Campaign to change the narrative of the Rock

Don't cry 'Miranda' here: Amy Spiers is campaigning for Hanging Rock to be more about Aboriginal stories. Photo: Penny Stephens, THE AGE

Don't cry 'Miranda' here: Amy Spiers is campaigning for Hanging Rock to be more about Aboriginal stories. Photo: Penny Stephens, THE AGE

An arts PhD student has begun a campaign to direct attention away from white vanishing myths to the real Aboriginal losses and traumas at Hanging Rock.

Amy Spiers' 'Miranda Must Go' campaign is hosting a Valentine's Day 'anti-picnic' at the Rock tomorrow and invites members of the community to attend to find out more.

The Melbourne-based artist undertook research as part of her PhD studies at the Victorian College of the Arts into the public presentation of history in Australia, i.e. what is marked in the landscape, what is memorialised.

For the past four years Ms Spiers has been making a video artwork featuring interviews with tourists and visitors to the Rock which will be showing at the Hanging Rock Discovery Centre from February 14-28.

"The responses we got from people was that they know lots about (the famous novel and film) Picnic at Hanging Rock and (central character) Miranda but very little about Aboriginal history at the Rock," she explained.

Ms Spiers said that according to the Wurundjeri Tribe Land Cultural Heritage Council, Hanging Rock was an inter-tribal meeting place and sacred site on the border of three different tribal groups' land.

She said not a lot was widely know about their history there and why so little of it remains, but clues lay in stories including explorer Major Thomas Mitchell noticing smallpox scars among Indigenous people in the area in 1836; and in 1863, because of conflict with pastoralists, remaining Aborigines were taken to Coranderrk mission north-east of Melbourne.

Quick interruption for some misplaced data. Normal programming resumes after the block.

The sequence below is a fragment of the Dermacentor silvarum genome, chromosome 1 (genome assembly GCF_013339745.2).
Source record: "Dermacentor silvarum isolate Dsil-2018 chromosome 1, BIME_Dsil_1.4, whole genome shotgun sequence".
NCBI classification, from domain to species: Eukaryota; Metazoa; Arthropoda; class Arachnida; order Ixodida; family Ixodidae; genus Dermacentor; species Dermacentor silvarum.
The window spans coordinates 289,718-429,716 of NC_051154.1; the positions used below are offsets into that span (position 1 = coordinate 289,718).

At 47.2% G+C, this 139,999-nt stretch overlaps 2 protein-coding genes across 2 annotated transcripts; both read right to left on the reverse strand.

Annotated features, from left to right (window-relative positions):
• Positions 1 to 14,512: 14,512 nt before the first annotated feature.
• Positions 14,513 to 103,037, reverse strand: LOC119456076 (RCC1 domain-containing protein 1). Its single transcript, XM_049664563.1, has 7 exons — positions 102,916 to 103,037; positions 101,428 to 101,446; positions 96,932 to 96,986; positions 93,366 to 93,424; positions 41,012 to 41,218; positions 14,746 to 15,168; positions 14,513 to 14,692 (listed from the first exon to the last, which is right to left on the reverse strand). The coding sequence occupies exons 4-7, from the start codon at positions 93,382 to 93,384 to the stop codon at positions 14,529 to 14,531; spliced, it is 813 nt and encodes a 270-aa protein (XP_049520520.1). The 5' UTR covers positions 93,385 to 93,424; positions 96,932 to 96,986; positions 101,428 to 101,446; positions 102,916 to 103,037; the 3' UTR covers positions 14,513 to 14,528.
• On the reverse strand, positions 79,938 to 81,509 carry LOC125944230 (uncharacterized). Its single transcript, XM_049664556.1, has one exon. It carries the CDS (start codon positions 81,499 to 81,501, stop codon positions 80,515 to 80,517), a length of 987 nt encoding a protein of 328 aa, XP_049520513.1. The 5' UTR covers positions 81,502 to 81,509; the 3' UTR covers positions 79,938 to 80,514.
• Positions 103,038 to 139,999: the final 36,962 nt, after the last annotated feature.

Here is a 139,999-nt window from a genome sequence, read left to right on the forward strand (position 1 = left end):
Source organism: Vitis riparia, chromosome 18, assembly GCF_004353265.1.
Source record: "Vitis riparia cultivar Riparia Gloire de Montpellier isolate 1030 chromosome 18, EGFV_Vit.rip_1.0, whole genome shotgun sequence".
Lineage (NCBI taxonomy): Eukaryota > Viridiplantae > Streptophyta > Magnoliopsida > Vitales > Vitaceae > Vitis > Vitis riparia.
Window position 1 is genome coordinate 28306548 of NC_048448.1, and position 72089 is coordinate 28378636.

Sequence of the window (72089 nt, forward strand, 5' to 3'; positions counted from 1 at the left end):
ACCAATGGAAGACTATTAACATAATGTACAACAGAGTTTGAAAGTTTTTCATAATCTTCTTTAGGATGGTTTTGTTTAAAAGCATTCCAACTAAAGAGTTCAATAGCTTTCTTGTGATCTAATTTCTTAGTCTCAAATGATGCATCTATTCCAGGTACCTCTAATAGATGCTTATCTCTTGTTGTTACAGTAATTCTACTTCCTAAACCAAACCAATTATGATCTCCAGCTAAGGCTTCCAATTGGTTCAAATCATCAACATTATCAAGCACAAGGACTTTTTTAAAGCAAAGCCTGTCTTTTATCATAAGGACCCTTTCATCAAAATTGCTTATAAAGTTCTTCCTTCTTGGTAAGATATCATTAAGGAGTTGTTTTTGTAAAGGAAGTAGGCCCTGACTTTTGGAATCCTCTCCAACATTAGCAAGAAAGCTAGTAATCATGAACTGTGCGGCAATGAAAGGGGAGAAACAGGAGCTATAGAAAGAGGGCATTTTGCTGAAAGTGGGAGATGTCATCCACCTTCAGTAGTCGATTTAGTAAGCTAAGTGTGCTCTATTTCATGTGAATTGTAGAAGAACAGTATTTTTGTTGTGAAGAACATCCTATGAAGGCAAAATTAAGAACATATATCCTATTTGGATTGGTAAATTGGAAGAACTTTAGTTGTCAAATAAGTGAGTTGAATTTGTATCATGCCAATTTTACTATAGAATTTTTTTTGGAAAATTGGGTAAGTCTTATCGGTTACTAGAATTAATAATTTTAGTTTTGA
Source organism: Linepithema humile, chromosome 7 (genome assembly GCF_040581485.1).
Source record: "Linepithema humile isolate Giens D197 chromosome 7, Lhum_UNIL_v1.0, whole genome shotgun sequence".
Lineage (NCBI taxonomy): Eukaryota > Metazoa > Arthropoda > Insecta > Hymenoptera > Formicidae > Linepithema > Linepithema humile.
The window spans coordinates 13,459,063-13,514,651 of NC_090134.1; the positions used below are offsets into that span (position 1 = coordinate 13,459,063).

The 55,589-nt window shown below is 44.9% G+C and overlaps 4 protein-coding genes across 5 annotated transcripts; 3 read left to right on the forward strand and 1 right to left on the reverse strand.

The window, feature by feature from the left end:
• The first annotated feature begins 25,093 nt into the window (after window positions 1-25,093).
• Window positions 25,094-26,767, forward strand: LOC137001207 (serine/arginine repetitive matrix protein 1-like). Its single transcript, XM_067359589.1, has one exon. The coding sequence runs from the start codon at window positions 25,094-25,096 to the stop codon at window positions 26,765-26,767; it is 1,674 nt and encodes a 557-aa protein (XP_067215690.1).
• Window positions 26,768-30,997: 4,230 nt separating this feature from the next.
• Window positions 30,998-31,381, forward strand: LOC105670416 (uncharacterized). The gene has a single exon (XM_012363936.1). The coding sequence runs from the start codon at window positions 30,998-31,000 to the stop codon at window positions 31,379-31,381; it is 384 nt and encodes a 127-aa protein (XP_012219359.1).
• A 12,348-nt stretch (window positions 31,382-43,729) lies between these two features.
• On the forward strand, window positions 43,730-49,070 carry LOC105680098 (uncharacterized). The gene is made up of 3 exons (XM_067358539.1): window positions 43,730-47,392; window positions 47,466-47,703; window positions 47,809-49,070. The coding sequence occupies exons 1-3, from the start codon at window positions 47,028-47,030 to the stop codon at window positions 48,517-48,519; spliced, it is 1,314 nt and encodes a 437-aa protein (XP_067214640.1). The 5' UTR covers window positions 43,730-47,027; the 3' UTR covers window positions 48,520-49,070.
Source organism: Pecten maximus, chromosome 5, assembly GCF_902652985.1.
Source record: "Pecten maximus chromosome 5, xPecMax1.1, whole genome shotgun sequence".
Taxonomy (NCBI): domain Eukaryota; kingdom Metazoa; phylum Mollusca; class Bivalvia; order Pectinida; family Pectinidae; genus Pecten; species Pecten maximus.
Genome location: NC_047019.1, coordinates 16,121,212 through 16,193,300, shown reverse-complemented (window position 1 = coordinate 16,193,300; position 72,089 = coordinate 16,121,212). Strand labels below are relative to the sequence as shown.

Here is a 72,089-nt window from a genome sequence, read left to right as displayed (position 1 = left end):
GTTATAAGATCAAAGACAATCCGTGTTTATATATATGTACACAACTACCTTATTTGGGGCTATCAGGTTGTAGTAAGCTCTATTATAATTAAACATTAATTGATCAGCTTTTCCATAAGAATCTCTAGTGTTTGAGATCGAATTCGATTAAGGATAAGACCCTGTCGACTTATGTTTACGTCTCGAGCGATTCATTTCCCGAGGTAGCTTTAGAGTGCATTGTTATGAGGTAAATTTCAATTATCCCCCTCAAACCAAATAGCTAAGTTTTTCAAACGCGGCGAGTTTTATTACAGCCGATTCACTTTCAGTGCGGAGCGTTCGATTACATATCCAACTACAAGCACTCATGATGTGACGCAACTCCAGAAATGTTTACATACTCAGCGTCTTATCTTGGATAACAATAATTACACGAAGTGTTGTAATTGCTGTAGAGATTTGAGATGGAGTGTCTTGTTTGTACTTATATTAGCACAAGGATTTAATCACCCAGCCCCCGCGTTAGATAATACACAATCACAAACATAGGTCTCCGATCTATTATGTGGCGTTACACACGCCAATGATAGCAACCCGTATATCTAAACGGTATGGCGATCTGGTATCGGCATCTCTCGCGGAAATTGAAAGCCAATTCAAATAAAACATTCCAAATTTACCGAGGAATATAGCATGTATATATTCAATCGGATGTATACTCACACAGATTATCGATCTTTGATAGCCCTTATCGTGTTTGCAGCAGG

"If there's a story to tell it's all this evidence that there's not a lot of information available and I think that's something that should bother us and upset us," she said.

"Instead of going there and thinking about white women going missing we should think about Aboriginal people going missing."

But Friends of Hanging Rock president Luke Spielvogel​ said Indigenous groups' stories about Hanging Rock were sensitive for a reason.

"They remain their stories to tell, and so we have to be really sensitive about the way we engage with that," he said.

Mr Spielvogel said Indigenous heritage as well as Miranda's story were both important parts of the broad story at Hanging Rock and that shared culture should be embraced.

"For 40,000 years Hanging Rock has brought Indigenous people to it as well as Europeans to it," he said.

"It's diverse, it engages a broad range of people and I think if we can tell all those stories together it leads to a broader understanding.

"The Rock's Indigenous heritage is an important conversation and if this campaign progresses that then all for the better."

Ms Spiers received seed funding from Macedon Ranges Shire Council for her research and said she had been contacted by local people in the Macedon Ranges who wanted to start covering this history.

She believes local families may have diaries and settler journals but because they might talk about conflict with Aboriginal people they may not want to bring them to light. She is hopeful her campaign may uncover such things.

Anyone with documents or other information may email Ms Spiers at

Tomorrow's picnic will be held from 12.30pm to 2.30pm followed by a play reading by Elspeth Tilling who wrote the book White Vanishing about the prevalence of 'lost in the bush' myths in Australia.

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